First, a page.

His mother, Edith, had come from Denmark's oldest Viking village of 500 residents to watch him wed the handsome Aziz, a Moroccan.
"I see it as a marriage," she said as the two men in white shirts prepared to register as partners.
Edith Warming, second from left, watches as friends shower her
son, Lars, and his legal partner, Aziz, with rice as they leave
Copenhagen's Town Hall with their registration certificate.
A black-robbed official performed a two-minute ceremony identical to the one for marriage. Under a harsh light, they kissed, exchanged rings and signed papers.
Their friends hurried out and threw rice as the two left the historic Town Hall.
Lars and Aziz Warming held hands as the party walked along Copenhagen's famous shopping street under a gray fall sky, turning to enter Cafe Sebastian.
With beers in raised hands, they toasted the couple with "skol!" Edith Warming made a special toast for Aziz, welcoming him to the family.
Warming, 30, was immediately attracted to Aziz, 27, when he saw him almost two years ago at the same cafe.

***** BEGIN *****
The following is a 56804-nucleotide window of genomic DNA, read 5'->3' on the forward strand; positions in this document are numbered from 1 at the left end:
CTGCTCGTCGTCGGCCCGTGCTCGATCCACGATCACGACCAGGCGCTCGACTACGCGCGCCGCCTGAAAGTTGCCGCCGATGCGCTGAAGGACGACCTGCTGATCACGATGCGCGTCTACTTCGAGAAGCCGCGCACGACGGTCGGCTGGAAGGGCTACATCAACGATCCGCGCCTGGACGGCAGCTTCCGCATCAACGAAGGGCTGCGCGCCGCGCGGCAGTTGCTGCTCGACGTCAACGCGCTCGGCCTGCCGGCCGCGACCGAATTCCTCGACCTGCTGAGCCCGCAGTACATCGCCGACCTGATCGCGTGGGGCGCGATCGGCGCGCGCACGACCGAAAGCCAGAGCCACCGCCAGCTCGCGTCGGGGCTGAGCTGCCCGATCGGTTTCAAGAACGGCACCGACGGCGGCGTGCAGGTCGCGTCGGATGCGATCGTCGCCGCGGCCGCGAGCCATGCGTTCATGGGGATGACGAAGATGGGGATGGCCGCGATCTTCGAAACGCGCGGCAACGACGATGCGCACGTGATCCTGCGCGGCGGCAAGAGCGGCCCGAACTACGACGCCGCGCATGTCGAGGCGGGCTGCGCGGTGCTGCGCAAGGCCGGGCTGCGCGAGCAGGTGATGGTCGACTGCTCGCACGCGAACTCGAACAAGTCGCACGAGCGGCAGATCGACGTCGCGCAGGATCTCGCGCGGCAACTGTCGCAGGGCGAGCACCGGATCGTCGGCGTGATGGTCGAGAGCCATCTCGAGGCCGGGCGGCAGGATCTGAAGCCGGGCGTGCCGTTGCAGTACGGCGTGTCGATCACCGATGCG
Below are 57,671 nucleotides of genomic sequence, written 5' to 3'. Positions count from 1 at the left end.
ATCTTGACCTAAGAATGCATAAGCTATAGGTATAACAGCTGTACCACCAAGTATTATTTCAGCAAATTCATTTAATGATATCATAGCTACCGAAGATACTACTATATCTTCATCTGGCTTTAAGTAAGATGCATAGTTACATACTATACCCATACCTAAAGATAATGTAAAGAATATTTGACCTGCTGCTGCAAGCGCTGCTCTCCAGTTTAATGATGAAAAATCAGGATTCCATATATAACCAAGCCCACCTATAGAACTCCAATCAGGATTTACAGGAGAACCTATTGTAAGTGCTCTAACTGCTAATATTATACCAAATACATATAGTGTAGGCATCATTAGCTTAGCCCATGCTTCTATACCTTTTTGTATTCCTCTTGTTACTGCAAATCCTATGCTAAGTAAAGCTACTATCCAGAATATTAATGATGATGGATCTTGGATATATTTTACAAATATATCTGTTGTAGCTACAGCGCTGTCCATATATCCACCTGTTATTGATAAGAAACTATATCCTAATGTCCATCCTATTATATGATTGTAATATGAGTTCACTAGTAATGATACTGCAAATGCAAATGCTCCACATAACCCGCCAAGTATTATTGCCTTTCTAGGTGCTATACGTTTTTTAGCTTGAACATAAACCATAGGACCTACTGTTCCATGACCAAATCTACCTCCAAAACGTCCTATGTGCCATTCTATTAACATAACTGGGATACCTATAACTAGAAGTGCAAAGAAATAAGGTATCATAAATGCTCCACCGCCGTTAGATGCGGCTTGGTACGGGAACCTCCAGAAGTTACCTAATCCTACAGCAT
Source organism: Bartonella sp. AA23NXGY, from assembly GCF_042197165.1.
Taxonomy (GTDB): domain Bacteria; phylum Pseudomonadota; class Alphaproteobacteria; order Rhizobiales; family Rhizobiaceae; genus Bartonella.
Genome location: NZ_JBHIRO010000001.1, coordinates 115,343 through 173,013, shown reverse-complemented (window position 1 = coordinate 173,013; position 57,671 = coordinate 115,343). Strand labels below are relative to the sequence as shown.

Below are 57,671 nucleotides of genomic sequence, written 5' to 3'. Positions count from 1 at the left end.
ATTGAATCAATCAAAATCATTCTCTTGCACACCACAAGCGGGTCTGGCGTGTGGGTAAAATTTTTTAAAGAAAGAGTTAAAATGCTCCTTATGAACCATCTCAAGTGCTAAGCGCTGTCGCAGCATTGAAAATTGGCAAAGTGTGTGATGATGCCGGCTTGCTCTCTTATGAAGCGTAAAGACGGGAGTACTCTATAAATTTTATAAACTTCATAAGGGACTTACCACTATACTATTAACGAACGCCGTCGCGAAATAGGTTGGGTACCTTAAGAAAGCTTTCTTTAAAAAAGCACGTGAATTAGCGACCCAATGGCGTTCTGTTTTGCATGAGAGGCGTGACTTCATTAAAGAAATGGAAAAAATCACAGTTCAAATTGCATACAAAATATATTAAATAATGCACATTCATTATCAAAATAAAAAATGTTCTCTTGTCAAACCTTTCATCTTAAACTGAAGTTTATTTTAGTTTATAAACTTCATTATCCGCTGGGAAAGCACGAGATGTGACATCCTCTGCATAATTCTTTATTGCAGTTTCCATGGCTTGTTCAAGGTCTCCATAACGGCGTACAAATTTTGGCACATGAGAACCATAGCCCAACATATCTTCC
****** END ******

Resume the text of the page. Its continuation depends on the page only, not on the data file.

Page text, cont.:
He introduced himself, but Aziz spoke no Danish. Warming got a translator and the two spent the next few days together. When Aziz returned home, Warming thought it was over.
Last September Aziz phoned Warming, saying he had learned Danish and wanted to see him. He returned to Copenhagen and they decided to stay together.
Lars and Aziz enjoy their reception at the cafe where they met.
Aziz protested, saying one should marry for love. Warming convinced him he was in love.
Edith Warming said she had suspected her son was gay, but resisted it for about six months after he told her.
"He is my child," she said, watching the two unwrap presents, including teapots, candle holders, a fondue pot, flowers and a vase.
"I wanted him 'normal.' But now I accept him 100 percent."
Fighting for the children: Partners seek equal treatment in the areas of adoption and artificial insemination.
Blessing of the church: Partners want the right to a church ceremony and blessing.
Groundwork: The Netherlands prepares for partnerships and debates opening marriages.
At home: Hawaii's ongoing legislative and judicial struggle.
On the mainland: The status of same-sex benefits nationwide.